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Apr 01

What’s Up in the Sky

What’s Up in the Sky – April, 2018

The April Sky Has Much to Offer

Sky watchers in April should enjoy a month that begins with the appearance of one of the brightest objects in the sky, the planet Venus. Considering the clear weather we’ve been having recently (rather unusual for March) many readers have probably already spotted Earth’s sister planet low in the west after sunset. April will see Venus become higher in the sky and set a full hour later, making it even easier to see. On the seventeenth the goddess of love is joined by a thin crescent Moon, a spectacular sight indeed.

As the month begins, Jupiter shines brilliantly in the southwest before sunrise and is also visible at night, rising three hours after sunset. The time shortens to half an hour after sunset by April 30 and around mid-month Jupiter starts rising before Venus sets. Look each evening to find out the first date you can see both bright planets at the same time.

Mars and Saturn put on quite a show early in April, shining just above the Teapot in Sagittarius. Starting on April 1, if you look about an hour before sunrise on consecutive days, you will easily see how their positions change relative to one another. They will be joined by an almost-last-quarter Moon on the seventh.

Although the spectacular constellations of winter such as Orion, Gemini, and Taurus are still visible in the west, they are slowly fading and dropping out of view. They are replaced by Leo, the lion, high in the southern sky as April progresses. If you turn around, face north and look almost straight up, you will see Ursa Major, aka the Big Dipper, almost directly opposite from Leo with respect to the zenith. Many people don’t think of the Bear and the Lion as being so closely related to each other in the sky, but it is an interesting combination at this time of year.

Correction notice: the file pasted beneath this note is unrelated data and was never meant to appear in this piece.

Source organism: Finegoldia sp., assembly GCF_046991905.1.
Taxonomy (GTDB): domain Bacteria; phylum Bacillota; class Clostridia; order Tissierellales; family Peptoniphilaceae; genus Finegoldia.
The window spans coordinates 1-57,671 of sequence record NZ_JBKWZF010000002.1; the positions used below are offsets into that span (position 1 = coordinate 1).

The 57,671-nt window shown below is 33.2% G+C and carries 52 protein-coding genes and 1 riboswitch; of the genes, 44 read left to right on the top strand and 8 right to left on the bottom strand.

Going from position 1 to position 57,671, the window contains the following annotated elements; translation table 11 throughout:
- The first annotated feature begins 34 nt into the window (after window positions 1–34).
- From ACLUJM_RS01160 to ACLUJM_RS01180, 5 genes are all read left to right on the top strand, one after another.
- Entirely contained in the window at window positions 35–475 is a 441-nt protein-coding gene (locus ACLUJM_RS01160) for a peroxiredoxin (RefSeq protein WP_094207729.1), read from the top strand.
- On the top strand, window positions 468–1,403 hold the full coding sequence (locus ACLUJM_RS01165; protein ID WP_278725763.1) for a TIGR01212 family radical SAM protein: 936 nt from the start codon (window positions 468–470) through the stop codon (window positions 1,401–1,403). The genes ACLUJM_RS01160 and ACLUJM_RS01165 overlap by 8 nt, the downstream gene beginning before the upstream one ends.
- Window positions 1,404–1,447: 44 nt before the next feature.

Like Orion the Hunter, Leo is recognizable because it clearly resembles its namesake, a lion. It’s backward question mark head faces west, followed by a triangle of stars forming its hindquarters and tail. The bottom of the question mark is the bright star Regulus. The sixteenth century astronomer Copernicus gave the star its name which means “little king” and reflects the ancient belief that this was one of the royal stars which ruled the heavens. Many scholars believe that the sphinx of Egypt, a figure with a human face and the body of a lion, associated the royal power of the Egyptian kings with the impressive celestial symbolism of Leo the Lion.

Luckily, in April you don’t have to be royalty to appreciate what’s up in the sky.

This month in history:

April 1: Comet Hale-Bopp nearest Sun – 1997
April 9: NASA selects original seven Mercury astronauts – 1959
April 12: Yuri Gagarin becomes first human in space – 1961
April 12: Columbia becomes first space shuttle to be launched – 1981
April 17: Apollo 13 returns to Earth – 1970
April 20: Shapley-Curtis debate on the distance and nature of spiral nebulae – 1920
April 25: Hubble Space Telescope is deployed – 1990
April 28: Eugene Shoemaker is born – 1928